Have you heard about the industrial-scale wind turbine project by global developer RES, threatening the wild Michigamme Highlands and Huron Mountains of Marquette and Baraga Counties? Learn more about the developer’s plans, zoning information, maps, hazards for migrating birds, bats and treaty-protected natural resources, noise and light pollution, industrialization of undeveloped lands, regulatory information, and more.
Scope of Wind Turbines
RES Wind Energy has proposed to construct 133 wind turbines in the most remote portions of Baraga and Marquette Counties. RES refers to the Baraga County portion of their build-out plan as the “Summit Lake Wind Project”, which stretches from Herman to the McCormick Wilderness.
RES intends to construct wind turbines on the two highest natural points in the State of Michigan: Mount Arvon, and Mount Curwood. Both of these peaks, located in rugged forest lands, are increasingly popular with tourists.
Fewer details have emerged concerning the Marquette County portion of the RES wind project, impacting the Yellow Dog Plains from ridges south of the Huron Mountain Club to remote lands north of the McCormick Wilderness.
Size of Wind Turbines
RES intends to erect 499′ tall wind turbines atop some of the highest points in our region.
How tall is 499′? For the sake of comparison:
- The Bishop Baraga Shrine in L’Anse is only 35′ high
- Marquette’s historic Landmark Inn is 92′ high
- NMU’s Superior Dome is 150′ tall
Why does RES specify that their turbine heights would be “499 feet” rather than “500 feet”? The Federal Aviation Administration’s “Obstruction Lighting and Marking” rules were revised in 2016; federal regulations now view all structures taller than 499 feet as “obstructions”:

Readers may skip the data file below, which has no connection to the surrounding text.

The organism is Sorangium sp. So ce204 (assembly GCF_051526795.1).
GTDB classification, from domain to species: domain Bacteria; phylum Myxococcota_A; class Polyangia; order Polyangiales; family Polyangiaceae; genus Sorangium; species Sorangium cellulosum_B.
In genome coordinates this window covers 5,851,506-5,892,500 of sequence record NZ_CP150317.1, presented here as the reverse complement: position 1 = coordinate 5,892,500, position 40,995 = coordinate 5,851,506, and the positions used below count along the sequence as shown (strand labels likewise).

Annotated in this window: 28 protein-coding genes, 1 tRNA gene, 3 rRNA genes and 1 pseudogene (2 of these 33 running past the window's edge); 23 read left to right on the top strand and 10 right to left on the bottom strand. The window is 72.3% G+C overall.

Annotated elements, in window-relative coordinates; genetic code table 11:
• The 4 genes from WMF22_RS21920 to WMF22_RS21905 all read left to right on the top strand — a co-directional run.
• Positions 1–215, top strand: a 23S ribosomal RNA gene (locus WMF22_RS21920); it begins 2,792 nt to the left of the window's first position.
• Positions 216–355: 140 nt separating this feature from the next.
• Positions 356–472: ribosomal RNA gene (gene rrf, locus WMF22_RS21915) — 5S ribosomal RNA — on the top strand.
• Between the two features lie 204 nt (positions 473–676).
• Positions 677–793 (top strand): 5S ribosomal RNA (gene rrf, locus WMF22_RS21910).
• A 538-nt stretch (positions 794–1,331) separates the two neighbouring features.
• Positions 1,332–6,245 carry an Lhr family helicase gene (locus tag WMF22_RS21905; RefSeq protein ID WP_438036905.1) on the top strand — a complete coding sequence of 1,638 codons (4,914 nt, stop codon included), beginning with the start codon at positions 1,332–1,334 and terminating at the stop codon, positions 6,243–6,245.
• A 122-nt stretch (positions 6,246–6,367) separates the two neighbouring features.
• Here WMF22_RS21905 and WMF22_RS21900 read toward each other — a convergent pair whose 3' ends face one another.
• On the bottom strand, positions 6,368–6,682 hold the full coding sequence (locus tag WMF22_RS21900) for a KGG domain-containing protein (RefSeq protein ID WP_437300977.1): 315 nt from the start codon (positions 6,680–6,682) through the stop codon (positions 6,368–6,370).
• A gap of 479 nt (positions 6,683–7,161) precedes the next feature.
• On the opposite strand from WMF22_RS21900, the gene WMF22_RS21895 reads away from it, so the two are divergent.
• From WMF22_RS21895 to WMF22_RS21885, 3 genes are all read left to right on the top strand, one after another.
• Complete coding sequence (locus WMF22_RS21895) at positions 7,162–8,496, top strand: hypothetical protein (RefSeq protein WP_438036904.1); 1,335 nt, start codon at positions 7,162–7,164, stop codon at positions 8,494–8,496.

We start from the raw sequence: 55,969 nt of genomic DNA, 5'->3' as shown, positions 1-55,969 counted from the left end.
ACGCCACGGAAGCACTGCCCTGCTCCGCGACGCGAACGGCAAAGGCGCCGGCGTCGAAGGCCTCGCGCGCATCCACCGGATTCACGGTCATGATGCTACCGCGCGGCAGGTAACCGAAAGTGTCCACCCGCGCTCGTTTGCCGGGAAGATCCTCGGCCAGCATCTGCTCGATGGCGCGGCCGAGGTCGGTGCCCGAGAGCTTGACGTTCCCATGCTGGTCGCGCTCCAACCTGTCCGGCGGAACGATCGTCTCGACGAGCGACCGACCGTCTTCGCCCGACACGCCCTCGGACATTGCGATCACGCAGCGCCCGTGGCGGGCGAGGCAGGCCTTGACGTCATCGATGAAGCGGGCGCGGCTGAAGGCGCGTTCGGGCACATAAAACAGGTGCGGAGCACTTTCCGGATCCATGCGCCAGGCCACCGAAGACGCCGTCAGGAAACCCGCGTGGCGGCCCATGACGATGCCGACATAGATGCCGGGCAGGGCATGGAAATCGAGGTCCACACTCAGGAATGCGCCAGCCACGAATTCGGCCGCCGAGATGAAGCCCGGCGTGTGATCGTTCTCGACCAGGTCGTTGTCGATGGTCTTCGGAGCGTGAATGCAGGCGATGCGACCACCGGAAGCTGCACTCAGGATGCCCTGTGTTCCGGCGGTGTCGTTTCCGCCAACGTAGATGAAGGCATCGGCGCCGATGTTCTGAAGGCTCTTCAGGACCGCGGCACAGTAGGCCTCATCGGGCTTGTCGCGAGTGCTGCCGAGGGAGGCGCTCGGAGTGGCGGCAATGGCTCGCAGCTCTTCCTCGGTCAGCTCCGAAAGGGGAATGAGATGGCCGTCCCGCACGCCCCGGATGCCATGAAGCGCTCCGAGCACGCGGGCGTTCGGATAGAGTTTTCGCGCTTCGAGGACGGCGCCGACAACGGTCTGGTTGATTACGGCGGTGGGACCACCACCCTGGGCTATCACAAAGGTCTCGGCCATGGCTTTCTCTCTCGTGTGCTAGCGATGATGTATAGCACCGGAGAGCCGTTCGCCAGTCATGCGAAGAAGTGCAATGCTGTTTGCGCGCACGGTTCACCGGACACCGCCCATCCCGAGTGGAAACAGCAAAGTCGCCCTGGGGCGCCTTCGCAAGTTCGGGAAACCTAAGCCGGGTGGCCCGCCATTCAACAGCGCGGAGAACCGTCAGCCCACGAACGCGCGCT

“The height of a structure identified as an obstruction has been lowered from 500 feet above ground level (AGL) to 499 feet above ground level, by amendment to Title 14 Code of Federal Regulations (14 CFR) Part 77, Safe, Efficient Use, and Preservation of the Navigable Airspace (75 Federal Register 42303, July 21, 2010). Accordingly, all structures that are above 499 feet AGL are considered obstructions and the Federal Aviation Administration (FAA) will study them to determine their effect on the navigable airspace. This will ensure that all usable airspace at and above 500 feet AGL is addressed during an aeronautical study and that this airspace is protected from obstructions that may create a hazard to air navigation.”
Lighting of Wind Turbines
Since wind turbines present hazards to aviation, wind turbine obstruction lighting additionally specifies that tower hubs be marked by “red flashing, strobe, or pulsed obstruction lights” and these “flashing, strobe, or pulsed obstruction lighting should be synchronized to flash simultaneously.”
Is the RES Project compatible with the wild, undeveloped Michigamme Highlands?
What are the risks and environmental impacts?